Having said that, I have never understood how exactly the teams govern themselves for Q3. I don’t know if there is some gentleman’s agreement between the teams in how they agree they will send their drivers out. Obviously all of them want the advantage of the best track conditions possible, but it is clear that 10 cars cannot all cross the start line with five seconds remaining on the clock for Q3. So how do they do it? We have seen a few times drivers being caught out on this before(and not just in Q3), but if you can only really control when your two cars leave the garage, how do you really strike that balance out on track?

        1. @reg it’s the team who decide when their drivers go out – we see the drivers sitting in the car and then the RE gives the signal and the car is started and waved out. The drivers have no idea where the other cars are.

          Yes it must be tricky. They use gps and need a bit of luck too I think. As you say if they wait to the very end there could well be traffic and backing up, but as a team Merc did not need to take that risk because they had pace in hand.

          As far as the two Mercs are concerned the drivers themselves just had choice between the two of them. Yes there’s only a tiny difference with one car ahead, and therefore there’s not much reward for a risky banker lap. In theory.

          The only reason to take a big risk on the first run is if you have some other plan in mind, which depends on gaining the option to run first, in front of your teammate.

          All the reasons for wanting pole and dreading 11th on the grid are more true than ever at Monaco. If you overdo it somewhere on your first run you dare not do the second run at a risky pace. The smart way is to do a banker and then a quick one.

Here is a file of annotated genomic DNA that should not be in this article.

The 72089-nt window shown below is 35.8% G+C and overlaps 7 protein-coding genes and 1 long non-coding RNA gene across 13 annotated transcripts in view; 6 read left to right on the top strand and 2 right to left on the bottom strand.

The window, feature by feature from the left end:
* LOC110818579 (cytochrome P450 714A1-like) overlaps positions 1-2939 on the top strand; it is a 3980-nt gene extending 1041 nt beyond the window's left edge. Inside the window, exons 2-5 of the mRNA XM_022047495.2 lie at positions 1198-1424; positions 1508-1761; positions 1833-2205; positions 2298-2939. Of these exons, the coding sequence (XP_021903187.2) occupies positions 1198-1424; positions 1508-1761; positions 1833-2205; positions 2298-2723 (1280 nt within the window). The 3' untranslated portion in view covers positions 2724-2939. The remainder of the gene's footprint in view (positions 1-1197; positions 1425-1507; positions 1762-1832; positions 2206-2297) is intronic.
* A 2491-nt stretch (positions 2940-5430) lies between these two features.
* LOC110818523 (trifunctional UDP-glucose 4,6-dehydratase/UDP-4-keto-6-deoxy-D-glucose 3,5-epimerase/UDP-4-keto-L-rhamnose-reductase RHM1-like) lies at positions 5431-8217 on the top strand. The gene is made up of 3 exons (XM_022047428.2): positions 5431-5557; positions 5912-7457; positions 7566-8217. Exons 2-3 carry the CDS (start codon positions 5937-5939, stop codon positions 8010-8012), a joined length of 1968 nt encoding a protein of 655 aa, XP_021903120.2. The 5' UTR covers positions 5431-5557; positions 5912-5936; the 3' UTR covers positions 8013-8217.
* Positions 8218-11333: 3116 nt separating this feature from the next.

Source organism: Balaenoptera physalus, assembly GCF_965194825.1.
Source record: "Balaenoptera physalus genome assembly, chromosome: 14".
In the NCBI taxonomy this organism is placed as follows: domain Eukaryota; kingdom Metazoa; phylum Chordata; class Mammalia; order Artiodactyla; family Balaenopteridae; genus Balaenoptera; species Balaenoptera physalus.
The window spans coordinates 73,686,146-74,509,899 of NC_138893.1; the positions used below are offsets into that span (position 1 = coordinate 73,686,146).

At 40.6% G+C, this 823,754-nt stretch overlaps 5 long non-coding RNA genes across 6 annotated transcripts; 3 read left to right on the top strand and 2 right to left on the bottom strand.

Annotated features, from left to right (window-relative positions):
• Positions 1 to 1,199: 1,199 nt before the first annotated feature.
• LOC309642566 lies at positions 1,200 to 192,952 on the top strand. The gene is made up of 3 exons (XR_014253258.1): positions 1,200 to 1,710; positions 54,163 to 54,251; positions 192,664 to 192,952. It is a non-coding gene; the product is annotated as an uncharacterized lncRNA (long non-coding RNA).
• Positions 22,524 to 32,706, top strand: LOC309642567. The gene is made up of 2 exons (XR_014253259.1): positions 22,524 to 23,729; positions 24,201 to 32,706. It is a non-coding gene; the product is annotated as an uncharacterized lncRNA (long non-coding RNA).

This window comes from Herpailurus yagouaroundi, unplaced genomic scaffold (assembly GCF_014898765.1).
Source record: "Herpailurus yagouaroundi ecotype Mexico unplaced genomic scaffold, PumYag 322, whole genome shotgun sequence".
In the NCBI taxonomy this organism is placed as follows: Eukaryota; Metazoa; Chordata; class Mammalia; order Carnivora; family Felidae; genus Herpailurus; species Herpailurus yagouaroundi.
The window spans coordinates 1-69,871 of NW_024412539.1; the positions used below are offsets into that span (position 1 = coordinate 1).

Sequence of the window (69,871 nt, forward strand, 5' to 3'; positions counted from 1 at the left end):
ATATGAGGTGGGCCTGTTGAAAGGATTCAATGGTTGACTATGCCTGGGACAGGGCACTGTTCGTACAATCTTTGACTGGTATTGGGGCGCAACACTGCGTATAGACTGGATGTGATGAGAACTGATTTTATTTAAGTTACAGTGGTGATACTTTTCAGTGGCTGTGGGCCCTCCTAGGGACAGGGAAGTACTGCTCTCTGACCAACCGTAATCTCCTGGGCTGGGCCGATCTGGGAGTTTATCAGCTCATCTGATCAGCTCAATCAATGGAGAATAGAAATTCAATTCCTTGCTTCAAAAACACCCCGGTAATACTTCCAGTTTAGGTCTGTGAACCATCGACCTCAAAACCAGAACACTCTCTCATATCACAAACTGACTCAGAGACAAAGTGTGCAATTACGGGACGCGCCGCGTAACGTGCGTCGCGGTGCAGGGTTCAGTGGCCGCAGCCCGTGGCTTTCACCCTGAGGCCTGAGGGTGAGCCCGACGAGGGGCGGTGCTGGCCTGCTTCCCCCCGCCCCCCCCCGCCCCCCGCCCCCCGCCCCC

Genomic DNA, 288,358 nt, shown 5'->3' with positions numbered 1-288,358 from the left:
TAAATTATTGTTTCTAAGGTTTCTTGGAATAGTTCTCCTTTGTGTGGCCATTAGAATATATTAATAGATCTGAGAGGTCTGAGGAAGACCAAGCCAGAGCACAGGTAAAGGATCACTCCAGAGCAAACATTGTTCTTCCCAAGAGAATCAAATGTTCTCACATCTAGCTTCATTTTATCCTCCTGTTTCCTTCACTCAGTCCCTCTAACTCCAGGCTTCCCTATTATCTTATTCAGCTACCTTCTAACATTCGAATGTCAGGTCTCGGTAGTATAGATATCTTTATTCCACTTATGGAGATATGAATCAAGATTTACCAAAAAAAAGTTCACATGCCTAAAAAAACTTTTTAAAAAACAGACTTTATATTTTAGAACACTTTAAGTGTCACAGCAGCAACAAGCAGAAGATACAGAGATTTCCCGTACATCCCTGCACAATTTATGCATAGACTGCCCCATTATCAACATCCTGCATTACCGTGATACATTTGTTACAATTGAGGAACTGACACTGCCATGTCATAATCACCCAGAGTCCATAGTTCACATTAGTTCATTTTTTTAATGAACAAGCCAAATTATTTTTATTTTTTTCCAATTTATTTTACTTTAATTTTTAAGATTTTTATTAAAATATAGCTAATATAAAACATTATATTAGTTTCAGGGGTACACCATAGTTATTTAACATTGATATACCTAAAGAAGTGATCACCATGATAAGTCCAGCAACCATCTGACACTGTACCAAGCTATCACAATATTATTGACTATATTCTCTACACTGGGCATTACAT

So it’s a reasonable, albeit unprovable, theory that Nico took a small extra level of risk on his first run, because it was going to pay off more than normal.

          1. @lockup I reject again that the ‘only’ reason to take a ‘big risk’ on the first run is if you have some other plan in mind. This is Monaco and traffic is always a concern, so always a reason to put in as fast a lap as possible when the opportunity arises. I don’t believe these drivers are intentionally going 9/10s knowing they have a final shot, especially at Monaco. Why go out at all then? If Nico or any driver was feeling particularly hooked up at the time, would it be reasonable for him to back off from that and assume he’d feel the same oneness with the car a few minutes later, and also have a clear run?

            Let’s talk about the risk Nico would have been taking had he done something deliberate and gotten penalized. Why would he risk handing the race to Lewis? You’d think a smart guy like him would know it would be better to start behind LH, than behind the whole grid, and that is supported by the stewards finding no evidence that Nico did anything other than overcook the corner.